It's that time of year again where students return from their Easter or Spring Breaks, and HP appears well equipped for people heading back to school with a completely refreshed line of Pavilion laptops: both standard and in x360, 2-in-1 laptop variants – and that come with metallic chassis.
Both versions of the updated laptops bring brand new features to the line, namely fast-charging and a new approach to "pre-installed" apps, or bloatware. HP claims that its fast charge tech can bring a Pavilion from an empty battery to 90% in under 90 minutes.
Bloatware, on the other hand, is now handled by something called "HP JumpStart". This tool leaves fewer pre-installed apps on new HP devices, but allows the user to then install a selection of apps a la carte that would otherwise just be slapped onto the desktop.
- These are the best free games to play on your laptop
What's inside, and when can I get one?
HP is pricing its Pavilion line of straight student-focused laptops in a strange way this time, with the 14-inch model starting at $699 (about £560, AU$920). This model comes packing a Kaby Lake Intel Core i5 processor, 12GB of RAM and a 1TB hard drive, but is also the most changed of the three sized models, with screen bezels that are 51% smaller left to right and 19% smaller top to bottom. This model also drops the optical drive slot, reducing thickness from 22mm to 19mm.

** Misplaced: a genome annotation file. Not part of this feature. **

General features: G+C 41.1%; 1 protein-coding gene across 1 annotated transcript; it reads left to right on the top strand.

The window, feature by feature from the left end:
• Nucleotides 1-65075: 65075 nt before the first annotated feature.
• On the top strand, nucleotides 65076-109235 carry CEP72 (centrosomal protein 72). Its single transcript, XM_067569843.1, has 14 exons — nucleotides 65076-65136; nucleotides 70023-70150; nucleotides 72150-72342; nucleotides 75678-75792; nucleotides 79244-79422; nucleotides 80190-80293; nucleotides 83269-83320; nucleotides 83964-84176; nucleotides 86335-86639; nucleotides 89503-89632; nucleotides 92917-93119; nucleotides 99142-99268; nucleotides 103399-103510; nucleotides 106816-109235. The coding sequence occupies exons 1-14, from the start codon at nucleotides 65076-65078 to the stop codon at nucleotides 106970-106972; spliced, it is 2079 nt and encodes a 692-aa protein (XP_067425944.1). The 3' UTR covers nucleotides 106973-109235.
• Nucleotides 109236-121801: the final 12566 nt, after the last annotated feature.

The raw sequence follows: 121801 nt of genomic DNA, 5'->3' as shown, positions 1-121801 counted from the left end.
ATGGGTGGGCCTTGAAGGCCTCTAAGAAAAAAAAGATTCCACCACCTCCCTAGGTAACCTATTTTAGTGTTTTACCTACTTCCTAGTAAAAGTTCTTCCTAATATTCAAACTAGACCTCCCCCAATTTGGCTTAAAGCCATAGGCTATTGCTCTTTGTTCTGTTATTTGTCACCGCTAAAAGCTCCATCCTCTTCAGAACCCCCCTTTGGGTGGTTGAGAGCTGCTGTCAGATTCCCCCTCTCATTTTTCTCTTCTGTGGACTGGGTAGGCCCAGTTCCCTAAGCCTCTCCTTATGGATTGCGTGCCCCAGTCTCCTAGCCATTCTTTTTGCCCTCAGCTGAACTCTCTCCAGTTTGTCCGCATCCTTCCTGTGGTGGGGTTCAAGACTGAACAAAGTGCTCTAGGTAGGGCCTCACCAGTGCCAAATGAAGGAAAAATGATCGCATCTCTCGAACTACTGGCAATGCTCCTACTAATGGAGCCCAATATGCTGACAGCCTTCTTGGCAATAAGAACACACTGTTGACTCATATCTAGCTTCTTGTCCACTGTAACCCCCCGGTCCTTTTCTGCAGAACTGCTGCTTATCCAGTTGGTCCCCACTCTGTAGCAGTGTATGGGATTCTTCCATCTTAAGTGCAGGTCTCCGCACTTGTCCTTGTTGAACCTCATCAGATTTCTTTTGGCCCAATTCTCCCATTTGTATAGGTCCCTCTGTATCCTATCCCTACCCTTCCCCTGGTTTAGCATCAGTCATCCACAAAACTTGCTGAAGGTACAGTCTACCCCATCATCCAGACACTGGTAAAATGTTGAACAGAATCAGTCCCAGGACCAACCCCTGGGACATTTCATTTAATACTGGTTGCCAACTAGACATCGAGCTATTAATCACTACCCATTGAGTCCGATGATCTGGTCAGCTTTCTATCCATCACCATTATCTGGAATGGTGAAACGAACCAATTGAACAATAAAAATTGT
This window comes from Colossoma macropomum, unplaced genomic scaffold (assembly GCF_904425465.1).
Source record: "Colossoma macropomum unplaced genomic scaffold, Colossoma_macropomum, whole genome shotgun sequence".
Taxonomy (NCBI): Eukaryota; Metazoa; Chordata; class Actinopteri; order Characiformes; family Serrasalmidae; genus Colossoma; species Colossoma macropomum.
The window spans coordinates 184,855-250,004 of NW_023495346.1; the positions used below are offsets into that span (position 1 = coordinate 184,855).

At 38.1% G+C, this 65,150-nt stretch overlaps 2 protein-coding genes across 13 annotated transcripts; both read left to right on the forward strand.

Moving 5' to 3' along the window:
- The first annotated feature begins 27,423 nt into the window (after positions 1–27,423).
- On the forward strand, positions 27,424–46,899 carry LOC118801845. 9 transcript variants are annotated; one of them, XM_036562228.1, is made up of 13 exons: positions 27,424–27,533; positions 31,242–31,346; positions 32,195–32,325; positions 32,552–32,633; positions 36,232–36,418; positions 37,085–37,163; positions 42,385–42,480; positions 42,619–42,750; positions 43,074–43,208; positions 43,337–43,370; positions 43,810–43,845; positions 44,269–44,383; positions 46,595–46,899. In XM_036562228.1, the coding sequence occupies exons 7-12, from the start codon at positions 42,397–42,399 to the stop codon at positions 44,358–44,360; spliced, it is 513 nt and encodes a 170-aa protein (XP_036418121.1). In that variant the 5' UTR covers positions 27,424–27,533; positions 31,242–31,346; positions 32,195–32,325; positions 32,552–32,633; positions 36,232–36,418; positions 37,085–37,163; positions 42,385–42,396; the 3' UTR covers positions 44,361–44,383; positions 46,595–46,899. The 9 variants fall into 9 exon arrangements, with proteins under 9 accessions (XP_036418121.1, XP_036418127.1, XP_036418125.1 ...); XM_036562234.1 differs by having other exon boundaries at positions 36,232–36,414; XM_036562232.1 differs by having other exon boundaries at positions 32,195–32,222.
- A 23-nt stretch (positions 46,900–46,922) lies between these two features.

Meanwhile, the Pavilion 15 and 17 come with less impressive base specs, including AMD A12 processors and only 8GB of RAM for $599 (about £480, AU$790) and $629 (about £500, AU$830), respectively. Both have optional optical drive upgrades as well as optional IR webcams for Windows 10 secure login via Windows Hello.
From there, you can upgrade every model with up to the latest Kaby Lake Intel Core i7 CPUs while adding discrete (entry-level) graphics from both Nvidia Geforce and AMD Radeon. Meanwhile, storage is upgradable to a 512GB SSD plus 2TB hard drive on the larger Pavilion 15 and 17. All models are up for sale right now.
The x360 Pavilion variants come in 11.6, 14 and 15.6-inch screen sizes, and are surprisingly lower-priced than their standard clamshell cousins, going for $349 (about £280, AU$460), $449 (about £360, AU$590) and $579 (about £460, AU$760) respectively to start.
All of these Pavilion x360 models come supporting Kaby Lake Intel Core processors, up to 512GB of solid-state storage and your choice of Nvidia or AMD graphics (entry-level). These are also now available to buy.
Both versions of HP's Pavilion laptops come in a variety of colors, with the standard lot getting more colorful options like "opulent blue." Plus, both types of Pavilion come in some variety of metal framing and offer tons of screen options from resolution (HD to FHD) to panel type (TN and IPS).
HP rates the straight Pavilion line for up to 10 hours of battery life, while the x360 versions can apparently last up to 12 hours. We'll be sure to put that to the test should we be able to give these new daily drivers the full gamut of TechRadar testing.
- Save some money with the Asus ZenBook UX305